2023-06-30, 14:30–15:00 (Europe/Tirane), UBT E / N209 - Floor 3
The analysis of georeferenced social media (SM) data holds broad potential for informing municipal policy-making. Local adaptation to climate change and disaster resilience, transforming city centers, gentrification, and demographic change are significant challenges for municipalities.
In light of these pressing topics, a growing awareness for data-driven decision making has fostered geospatial interfaces that allow practitioners to interactively explore data source.
Particularly SM offers the potential of a live feed and continuous reflection of events at scale. Although many studies have an urgent need for a purpose-driven, customized visualization of spatial data, little emphasis has been put on how to display these data.
Many studies on map-based visualization in SM use traditional cartographic methods, such as pins or choropleth maps, with varying color scales or heatmaps to represent absolute or relative values. However, SM data presents challenges that require more sophisticated statistical metrics and flexible visualization techniques. We assess the signed chi metric, specifically designed for mapping via binning, and expand its use in a Bonn case study using an on-the-fly hexagonal binning method for frontend applications like dashboards. We then evaluate the advantages and disadvantages of the various proposed metrics and visualizations in terms of their practical applications.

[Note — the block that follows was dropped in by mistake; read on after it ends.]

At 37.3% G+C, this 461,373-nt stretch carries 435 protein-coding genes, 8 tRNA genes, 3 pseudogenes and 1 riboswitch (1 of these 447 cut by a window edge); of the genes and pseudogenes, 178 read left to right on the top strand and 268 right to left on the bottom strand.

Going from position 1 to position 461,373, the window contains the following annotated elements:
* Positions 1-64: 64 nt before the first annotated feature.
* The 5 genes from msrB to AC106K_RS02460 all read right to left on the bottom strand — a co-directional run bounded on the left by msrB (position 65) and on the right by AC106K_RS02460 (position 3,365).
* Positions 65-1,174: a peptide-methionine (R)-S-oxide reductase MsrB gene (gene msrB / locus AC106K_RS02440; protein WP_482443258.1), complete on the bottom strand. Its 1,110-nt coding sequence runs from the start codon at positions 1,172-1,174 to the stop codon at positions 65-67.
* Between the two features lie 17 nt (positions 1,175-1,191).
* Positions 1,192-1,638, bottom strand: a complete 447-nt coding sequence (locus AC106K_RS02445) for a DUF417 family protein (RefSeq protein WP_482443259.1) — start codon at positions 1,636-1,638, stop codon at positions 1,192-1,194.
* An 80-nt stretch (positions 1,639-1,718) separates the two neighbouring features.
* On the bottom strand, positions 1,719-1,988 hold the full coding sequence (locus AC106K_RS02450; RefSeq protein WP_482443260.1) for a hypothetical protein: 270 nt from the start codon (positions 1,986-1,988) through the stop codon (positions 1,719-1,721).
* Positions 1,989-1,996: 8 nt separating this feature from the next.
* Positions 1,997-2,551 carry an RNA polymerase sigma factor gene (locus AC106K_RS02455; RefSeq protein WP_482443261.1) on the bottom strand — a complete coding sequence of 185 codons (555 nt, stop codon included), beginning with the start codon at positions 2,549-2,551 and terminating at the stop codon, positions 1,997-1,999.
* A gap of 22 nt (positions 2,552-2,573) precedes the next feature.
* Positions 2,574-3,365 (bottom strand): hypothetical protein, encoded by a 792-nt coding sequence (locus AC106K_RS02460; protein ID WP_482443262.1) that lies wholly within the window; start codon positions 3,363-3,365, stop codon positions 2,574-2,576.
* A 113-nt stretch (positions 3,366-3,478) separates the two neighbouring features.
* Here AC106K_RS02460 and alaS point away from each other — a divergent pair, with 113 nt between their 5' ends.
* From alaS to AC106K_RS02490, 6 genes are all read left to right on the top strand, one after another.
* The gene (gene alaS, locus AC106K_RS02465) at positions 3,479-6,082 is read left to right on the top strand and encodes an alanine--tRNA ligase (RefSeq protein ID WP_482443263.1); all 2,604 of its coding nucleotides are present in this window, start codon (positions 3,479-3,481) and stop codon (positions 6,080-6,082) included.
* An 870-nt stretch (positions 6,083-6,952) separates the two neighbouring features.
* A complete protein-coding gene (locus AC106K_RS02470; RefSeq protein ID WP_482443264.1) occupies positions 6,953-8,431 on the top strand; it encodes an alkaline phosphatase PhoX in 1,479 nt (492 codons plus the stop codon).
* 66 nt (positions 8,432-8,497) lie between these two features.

As the overview by (Teles da Mota & Pickering 2020) has shown, research involving geo-SM from different platforms has become increasingly popular but bears specific problems inherent to the characteristics of volunteered geographic information (VGI) – volume, veracity, velocity, variety are just broad categories used to characterize these.
Firstly, Access to SM databases, such as Meta or Twitter, is usually limited to capital intensive partner companies. Instagram's public-facing API is largely undocumented and opaque to end-users, causing uncertainty about data selection criteria (Dunkel 2023). Hence, the lack of knowledge about data context and possible biases can affect the representativeness of the data subset.
Second, "super users" sharing repeated content may create noise and skew analysis outcomes if absolute values are solely considered.
Third, as Teles da Mota & Pickering (2020) point out, research has been conducted mainly for large areas ranging from national parks to entire countries or seldomly even the whole world (cf. Dunkel et al. 2023). Studies working with data on the municipal level where individual locations and differences of only a few meters play a significant role, are usually not focusing on methodological cartographic issues or appropriate metrics but rather on effectively communicating core research results. Due to this lack of reference material for the municipal level, a research gap of proper visualization methods is identified.